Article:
Leonard Limousin was a French painter, the most famous of a family of seven Limoges enamel painters, the son of a Limoges innkeeper.
He is supposed to have studied under Nardon Pénicaud. He was certainly at the beginning of his career influenced by the German school indeed, his earliest authenticated work, signed L. L. and dated 1532, is a series of eighteen plaques of the Passion of the Lord, after Albrecht Dürer, but this influence was counterbalanced by that of the Italian masters of the school of Fontainebleau, Primaticcio, Rosso, Giulio Romano and Andrea Solari, from whom he acquired his taste for arabesque ornament and for mythological subjects. Nevertheless, the French tradition was sufficiently ingrained in him to save him from becoming an imitator and from losing his personal style.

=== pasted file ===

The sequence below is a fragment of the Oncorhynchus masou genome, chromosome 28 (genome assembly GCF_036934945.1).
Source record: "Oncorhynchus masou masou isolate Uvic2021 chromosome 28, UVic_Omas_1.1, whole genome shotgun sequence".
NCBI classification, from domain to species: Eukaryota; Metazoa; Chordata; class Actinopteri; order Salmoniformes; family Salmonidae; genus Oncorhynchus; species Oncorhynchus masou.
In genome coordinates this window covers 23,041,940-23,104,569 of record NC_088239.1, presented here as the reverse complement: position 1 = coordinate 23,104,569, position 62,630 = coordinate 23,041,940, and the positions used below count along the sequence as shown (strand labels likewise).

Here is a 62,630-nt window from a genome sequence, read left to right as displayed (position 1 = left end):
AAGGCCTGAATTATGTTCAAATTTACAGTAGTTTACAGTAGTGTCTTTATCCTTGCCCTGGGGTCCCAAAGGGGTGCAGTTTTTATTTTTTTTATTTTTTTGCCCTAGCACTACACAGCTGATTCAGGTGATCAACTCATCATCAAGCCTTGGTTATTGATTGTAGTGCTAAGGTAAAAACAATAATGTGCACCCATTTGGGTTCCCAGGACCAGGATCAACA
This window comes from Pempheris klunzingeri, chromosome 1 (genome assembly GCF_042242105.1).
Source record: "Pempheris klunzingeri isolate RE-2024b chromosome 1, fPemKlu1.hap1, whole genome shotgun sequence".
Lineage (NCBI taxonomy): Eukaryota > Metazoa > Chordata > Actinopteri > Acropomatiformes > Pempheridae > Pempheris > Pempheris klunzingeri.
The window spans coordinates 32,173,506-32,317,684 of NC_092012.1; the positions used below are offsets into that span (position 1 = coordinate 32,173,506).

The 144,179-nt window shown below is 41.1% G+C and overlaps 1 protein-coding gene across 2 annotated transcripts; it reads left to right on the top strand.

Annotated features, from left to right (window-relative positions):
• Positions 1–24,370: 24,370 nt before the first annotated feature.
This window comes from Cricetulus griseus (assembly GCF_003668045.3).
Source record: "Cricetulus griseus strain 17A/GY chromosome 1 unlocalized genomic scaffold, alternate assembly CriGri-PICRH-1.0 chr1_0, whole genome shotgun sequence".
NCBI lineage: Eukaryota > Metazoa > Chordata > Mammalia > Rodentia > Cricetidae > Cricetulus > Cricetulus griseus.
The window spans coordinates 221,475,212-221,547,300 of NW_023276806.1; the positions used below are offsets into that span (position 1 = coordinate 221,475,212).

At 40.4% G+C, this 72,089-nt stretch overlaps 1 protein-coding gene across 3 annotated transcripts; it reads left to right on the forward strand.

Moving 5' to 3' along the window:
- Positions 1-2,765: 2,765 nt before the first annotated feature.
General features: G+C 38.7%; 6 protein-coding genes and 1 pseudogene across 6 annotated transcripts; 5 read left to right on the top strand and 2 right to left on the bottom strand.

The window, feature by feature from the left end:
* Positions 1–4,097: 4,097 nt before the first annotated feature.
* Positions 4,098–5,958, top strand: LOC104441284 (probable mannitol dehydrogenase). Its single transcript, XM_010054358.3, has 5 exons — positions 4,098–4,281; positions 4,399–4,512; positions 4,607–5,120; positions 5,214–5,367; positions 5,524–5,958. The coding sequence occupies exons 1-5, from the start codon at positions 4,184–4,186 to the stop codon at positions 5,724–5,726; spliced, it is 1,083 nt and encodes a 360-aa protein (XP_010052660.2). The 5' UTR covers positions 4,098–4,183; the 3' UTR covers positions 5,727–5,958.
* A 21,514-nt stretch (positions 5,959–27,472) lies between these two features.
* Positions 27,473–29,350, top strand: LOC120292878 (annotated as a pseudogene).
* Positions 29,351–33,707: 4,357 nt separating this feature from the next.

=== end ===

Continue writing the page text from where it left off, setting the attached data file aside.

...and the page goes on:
In 1530 he entered the service of Francis I as painter and varlet de chambre, a position which he retained under Henry II.